Seeking drug-related information is one of the major activities of today's online healthcare professionals and consumers. To date, there are a wide variety of different drug-related resources including but not limited to: the biomedical literature in PubMed®
], clinical trials in ClinicalTrial.gov [2
], adverse drug effects in FDA's Spontaneous Reporting System, and consumer-level drug monographs in MedlinePlus®
] and PubMed Health [4
]. Owing to the heterogeneous nature of each individual resource, they are not currently linked to each other. On the other hand, their contents are often complementary to each other so that users would benefit from an integrated access to all sources relevant to a single drug. Thus, this poses an increasing need to build cross-links between these different resources for the same drug entity so that users from one site can be informed by relevant information in other sites. To this end, a critical step is to be able to identify the drug entity from the corresponding narrative text.
Biomedical named entity recognition (NER) is a challenging task but it serves as a prerequisite for many subsequent tasks like relationship extraction [5
]. Over the years, most NER tools have been developed for automatically recognizing gene and gene products from free text using one of the three approaches: dictionary-based, rule-based, and machine-learning based. By contrast, less work involved drug entity identification. Partly, this may be due to the difficulty in defining a drug entity in text. In the earlier work that involved automatic drug entity identification [6
], a drug was simply defined by its generic name/active ingredient. Such approximation may be appropriate for those applications but to formally define a drug, other important specifications should be considered. For instance, a drug's dosage form (DF) indicates the physical form in which a drug is produced and dispensed. It is one of the most important specifications of a drug because it affects the way a drug is administrated in a patient. Drugs with the same ingredients but in different dosage forms can have different uses. For example, if timolol
comes as ophthalmic solution (eye drops), it is used to treat glaucoma. If timolol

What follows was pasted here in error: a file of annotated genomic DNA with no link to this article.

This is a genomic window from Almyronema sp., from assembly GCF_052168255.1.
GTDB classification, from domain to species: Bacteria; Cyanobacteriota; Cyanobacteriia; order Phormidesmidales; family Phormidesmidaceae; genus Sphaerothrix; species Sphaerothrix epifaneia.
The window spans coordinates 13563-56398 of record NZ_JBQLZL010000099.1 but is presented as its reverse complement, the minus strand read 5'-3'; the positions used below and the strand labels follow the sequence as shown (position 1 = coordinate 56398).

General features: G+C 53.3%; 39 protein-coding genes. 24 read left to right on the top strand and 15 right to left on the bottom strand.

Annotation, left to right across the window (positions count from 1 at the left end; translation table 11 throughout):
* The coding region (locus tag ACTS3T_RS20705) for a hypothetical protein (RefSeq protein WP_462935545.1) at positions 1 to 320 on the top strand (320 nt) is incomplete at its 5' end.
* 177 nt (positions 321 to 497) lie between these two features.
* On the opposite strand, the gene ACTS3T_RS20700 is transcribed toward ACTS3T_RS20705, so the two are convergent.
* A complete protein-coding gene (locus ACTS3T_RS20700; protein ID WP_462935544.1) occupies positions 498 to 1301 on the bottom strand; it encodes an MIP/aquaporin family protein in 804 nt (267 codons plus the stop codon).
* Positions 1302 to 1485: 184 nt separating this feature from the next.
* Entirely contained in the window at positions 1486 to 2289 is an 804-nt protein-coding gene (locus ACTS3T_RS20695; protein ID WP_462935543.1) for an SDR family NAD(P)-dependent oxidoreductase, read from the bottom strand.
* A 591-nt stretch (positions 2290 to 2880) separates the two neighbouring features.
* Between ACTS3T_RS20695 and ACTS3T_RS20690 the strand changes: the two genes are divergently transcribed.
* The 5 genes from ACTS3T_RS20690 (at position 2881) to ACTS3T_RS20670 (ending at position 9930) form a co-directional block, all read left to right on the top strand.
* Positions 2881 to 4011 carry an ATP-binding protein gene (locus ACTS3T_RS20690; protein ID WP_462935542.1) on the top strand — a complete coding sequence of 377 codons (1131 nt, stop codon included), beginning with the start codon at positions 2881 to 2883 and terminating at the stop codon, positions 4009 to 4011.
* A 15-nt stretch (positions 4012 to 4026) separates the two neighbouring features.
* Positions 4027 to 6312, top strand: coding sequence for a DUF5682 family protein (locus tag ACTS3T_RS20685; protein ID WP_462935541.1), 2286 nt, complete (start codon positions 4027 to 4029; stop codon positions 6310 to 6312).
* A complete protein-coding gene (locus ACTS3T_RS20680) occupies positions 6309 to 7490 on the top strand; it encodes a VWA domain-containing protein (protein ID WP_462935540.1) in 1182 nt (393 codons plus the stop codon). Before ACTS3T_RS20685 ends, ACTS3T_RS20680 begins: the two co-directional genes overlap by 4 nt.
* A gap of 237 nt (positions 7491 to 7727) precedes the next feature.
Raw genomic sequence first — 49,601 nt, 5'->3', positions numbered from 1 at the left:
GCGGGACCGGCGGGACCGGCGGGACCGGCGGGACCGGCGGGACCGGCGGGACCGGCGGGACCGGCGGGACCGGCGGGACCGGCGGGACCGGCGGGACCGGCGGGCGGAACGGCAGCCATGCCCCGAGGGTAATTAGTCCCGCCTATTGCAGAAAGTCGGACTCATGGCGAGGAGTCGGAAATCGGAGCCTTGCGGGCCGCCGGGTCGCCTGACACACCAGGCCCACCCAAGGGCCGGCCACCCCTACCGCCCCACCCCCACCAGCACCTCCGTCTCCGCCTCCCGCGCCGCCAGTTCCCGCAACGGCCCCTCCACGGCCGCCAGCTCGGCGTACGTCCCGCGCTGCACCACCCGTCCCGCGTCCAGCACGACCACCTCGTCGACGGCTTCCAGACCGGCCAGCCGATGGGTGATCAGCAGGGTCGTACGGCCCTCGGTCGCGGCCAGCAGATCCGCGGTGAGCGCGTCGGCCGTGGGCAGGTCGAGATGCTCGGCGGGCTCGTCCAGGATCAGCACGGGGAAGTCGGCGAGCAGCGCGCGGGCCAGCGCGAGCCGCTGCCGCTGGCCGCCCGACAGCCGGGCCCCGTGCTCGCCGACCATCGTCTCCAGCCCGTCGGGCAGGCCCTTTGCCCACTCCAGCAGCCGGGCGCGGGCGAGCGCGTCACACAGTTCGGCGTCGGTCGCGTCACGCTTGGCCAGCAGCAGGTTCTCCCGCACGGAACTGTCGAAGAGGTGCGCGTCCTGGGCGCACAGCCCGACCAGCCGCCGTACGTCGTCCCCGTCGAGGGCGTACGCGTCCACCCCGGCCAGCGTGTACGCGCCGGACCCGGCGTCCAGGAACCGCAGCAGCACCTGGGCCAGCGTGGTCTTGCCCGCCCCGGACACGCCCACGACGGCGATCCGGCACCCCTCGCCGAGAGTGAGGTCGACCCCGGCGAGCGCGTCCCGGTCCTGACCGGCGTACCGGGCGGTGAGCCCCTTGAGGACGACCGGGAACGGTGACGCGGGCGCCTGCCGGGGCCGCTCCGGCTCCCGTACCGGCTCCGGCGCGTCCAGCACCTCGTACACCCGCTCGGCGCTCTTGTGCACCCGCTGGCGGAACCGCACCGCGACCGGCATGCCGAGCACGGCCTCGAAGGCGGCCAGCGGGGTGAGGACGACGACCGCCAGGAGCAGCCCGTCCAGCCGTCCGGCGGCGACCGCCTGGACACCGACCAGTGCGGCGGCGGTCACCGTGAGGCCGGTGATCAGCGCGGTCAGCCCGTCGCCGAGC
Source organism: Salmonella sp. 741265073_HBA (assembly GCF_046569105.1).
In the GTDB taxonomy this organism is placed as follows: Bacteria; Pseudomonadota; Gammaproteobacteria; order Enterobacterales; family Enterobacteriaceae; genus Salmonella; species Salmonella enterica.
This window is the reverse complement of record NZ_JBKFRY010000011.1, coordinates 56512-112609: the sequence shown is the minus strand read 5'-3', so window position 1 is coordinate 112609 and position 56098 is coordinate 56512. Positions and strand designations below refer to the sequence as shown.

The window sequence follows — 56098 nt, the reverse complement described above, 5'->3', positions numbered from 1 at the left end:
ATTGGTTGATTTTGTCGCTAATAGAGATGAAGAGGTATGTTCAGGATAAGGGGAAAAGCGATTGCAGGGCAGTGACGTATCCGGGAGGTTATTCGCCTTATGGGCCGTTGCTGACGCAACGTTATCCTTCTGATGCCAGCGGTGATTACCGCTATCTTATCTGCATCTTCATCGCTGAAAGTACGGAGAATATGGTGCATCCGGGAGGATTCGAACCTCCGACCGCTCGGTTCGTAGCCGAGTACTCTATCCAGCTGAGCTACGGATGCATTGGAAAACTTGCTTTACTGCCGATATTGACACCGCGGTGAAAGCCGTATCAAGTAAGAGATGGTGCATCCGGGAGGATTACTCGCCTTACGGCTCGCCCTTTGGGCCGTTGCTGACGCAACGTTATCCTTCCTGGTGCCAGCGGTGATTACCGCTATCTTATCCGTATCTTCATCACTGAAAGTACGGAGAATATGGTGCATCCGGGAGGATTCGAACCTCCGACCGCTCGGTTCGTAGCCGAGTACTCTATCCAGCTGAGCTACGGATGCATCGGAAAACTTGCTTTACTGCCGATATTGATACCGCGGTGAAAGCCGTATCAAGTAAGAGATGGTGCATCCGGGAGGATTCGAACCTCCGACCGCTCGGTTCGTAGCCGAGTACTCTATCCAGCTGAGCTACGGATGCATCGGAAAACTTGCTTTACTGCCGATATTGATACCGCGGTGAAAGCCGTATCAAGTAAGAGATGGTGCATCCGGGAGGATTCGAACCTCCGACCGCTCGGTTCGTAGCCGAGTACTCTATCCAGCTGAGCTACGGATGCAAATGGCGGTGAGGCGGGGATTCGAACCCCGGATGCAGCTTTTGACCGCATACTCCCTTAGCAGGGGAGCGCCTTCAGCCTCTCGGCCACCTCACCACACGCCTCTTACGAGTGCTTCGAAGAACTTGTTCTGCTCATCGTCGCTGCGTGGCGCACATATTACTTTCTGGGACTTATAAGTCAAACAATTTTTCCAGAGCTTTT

comes as an oral tablet, it is used to treat high blood pressure, to improve survival after a heart attack, and to prevent migraine headaches. Furthermore, dosage forms affect drug absorption and drug distribution in the human body. So in order to confirm drug efficacy and optimize drug therapy, drug pharmacokinetic and pharmacodynamic properties should be modeled and experimented across different dosage forms. For example, tacrolimus
, a macrolide with potent immunosuppressive effects, can come as oral capsule and injectable solution. Its pharmacokinetic properties were studied across intravenous, oral, and intramuscular dosage forms [10
]. Because of the importance of dosage form in drug development and consumption, it is crucial to provide accurate dosage form information in drug-related information resources. Therefore, the goal of this work is to automatically identify drug dosage form information from free text and subsequently normalize it using a standardized nomenclature.
Our proposed method is rule-based and is related to two particular areas of previous studies. In the work of clinical drug normalization, Peters et al
., examined the complexity, ambiguity and variability of clinical drugs (e.g
., 'Metoprolol Succinate 200 mg sa Tab
]. They processed the clinical name as a string, and defined a set of rules like expanding abbreviations (e.g., tab to tablet
) to normalize it. However, in their study, dosage form was not segmented from the clinical drug name for further normalization. The other related area is medication information extraction for clinical narratives in electronic medical records (EMRs). Recent studies have focused on extracting both drug names and related attributes such as strength, route, frequency, form, and duration. In 2009, the task of i2b2 challenge was to identify mentions of drugs and drug-related information like dosages and routes of administration from discharge summaries [12
]. However, there was no requirement for normalizing mentions to any standardized nomenclature. More recently, several Natural Language Processing (NLP) systems such as MedEx [13
] and MTERMS [14
] have been developed to automatically normalize identified drugs to concepts in one or multiple terminologies. These research efforts contribute to the field of automated medication reconciliation across the care continuum [15
]. They successfully applied NLP techniques to summarize and encode the medication data with high performance (F-Measure > 90%). In these systems, mentions of drug dosage form are captured from clinical narratives but not further normalized to a standard controlled vocabulary.
In this study, we present a computational method to identify dosage forms from full-text drug monographs, and normalize them to a standardized nomenclature. Specifically, we used the American Hospital Formulary Service®
(AHFS) drug monographs provided by the American Society of Health-system Pharmacists®
(ASHP) as our corpus and RxNorm [17
] as the standardized nomenclature. To our best knowledge, this is the first work on drug dosage form identification and normalization. For evaluation, we first randomly selected approximately 10% of the AHFS drug monographs and produced human annotations (the gold standard). In addition, to evaluate our method on the entire test data, we further developed a silver standard by automatically extracting the known dosage forms from the drug products that are currently listed in the drug monographs.